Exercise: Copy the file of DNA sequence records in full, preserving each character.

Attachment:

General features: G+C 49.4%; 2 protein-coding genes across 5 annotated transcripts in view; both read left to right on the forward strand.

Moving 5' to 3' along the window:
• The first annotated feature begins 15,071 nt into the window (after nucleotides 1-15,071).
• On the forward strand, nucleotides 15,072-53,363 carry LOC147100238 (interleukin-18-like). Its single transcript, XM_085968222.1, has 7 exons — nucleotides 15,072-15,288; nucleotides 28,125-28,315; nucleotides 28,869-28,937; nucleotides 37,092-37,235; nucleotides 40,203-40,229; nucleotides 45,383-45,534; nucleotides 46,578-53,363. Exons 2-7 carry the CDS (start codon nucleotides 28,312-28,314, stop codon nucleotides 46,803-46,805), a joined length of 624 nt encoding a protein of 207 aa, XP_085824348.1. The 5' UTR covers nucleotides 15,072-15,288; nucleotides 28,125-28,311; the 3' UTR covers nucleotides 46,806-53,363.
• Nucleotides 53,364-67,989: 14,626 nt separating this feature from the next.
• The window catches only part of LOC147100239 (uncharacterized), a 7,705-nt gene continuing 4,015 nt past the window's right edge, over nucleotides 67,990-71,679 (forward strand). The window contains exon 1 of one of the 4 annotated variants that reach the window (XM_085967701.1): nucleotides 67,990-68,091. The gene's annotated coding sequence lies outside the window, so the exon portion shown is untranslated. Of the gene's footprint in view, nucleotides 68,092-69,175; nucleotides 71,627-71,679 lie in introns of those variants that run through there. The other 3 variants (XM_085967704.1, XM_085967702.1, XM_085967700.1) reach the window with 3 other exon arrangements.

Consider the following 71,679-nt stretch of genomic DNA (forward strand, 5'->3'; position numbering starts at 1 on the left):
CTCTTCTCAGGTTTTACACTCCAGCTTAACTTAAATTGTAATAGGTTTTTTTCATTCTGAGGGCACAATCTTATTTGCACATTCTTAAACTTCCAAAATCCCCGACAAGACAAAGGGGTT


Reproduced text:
General features: G+C 49.4%; 2 protein-coding genes across 5 annotated transcripts in view; both read left to right on the forward strand.

Moving 5' to 3' along the window:
• The first annotated feature begins 15,071 nt into the window (after nucleotides 1-15,071).
• On the forward strand, nucleotides 15,072-53,363 carry LOC147100238 (interleukin-18-like). Its single transcript, XM_085968222.1, has 7 exons — nucleotides 15,072-15,288; nucleotides 28,125-28,315; nucleotides 28,869-28,937; nucleotides 37,092-37,235; nucleotides 40,203-40,229; nucleotides 45,383-45,534; nucleotides 46,578-53,363. Exons 2-7 carry the CDS (start codon nucleotides 28,312-28,314, stop codon nucleotides 46,803-46,805), a joined length of 624 nt encoding a protein of 207 aa, XP_085824348.1. The 5' UTR covers nucleotides 15,072-15,288; nucleotides 28,125-28,311; the 3' UTR covers nucleotides 46,806-53,363.
• Nucleotides 53,364-67,989: 14,626 nt separating this feature from the next.
• The window catches only part of LOC147100239 (uncharacterized), a 7,705-nt gene continuing 4,015 nt past the window's right edge, over nucleotides 67,990-71,679 (forward strand). The window contains exon 1 of one of the 4 annotated variants that reach the window (XM_085967701.1): nucleotides 67,990-68,091. The gene's annotated coding sequence lies outside the window, so the exon portion shown is untranslated. Of the gene's footprint in view, nucleotides 68,092-69,175; nucleotides 71,627-71,679 lie in introns of those variants that run through there. The other 3 variants (XM_085967704.1, XM_085967702.1, XM_085967700.1) reach the window with 3 other exon arrangements.

Consider the following 71,679-nt stretch of genomic DNA (forward strand, 5'->3'; position numbering starts at 1 on the left):
CTCTTCTCAGGTTTTACACTCCAGCTTAACTTAAATTGTAATAGGTTTTTTTCATTCTGAGGGCACAATCTTATTTGCACATTCTTAAACTTCCAAAATCCCCGACAAGACAAAGGGGTT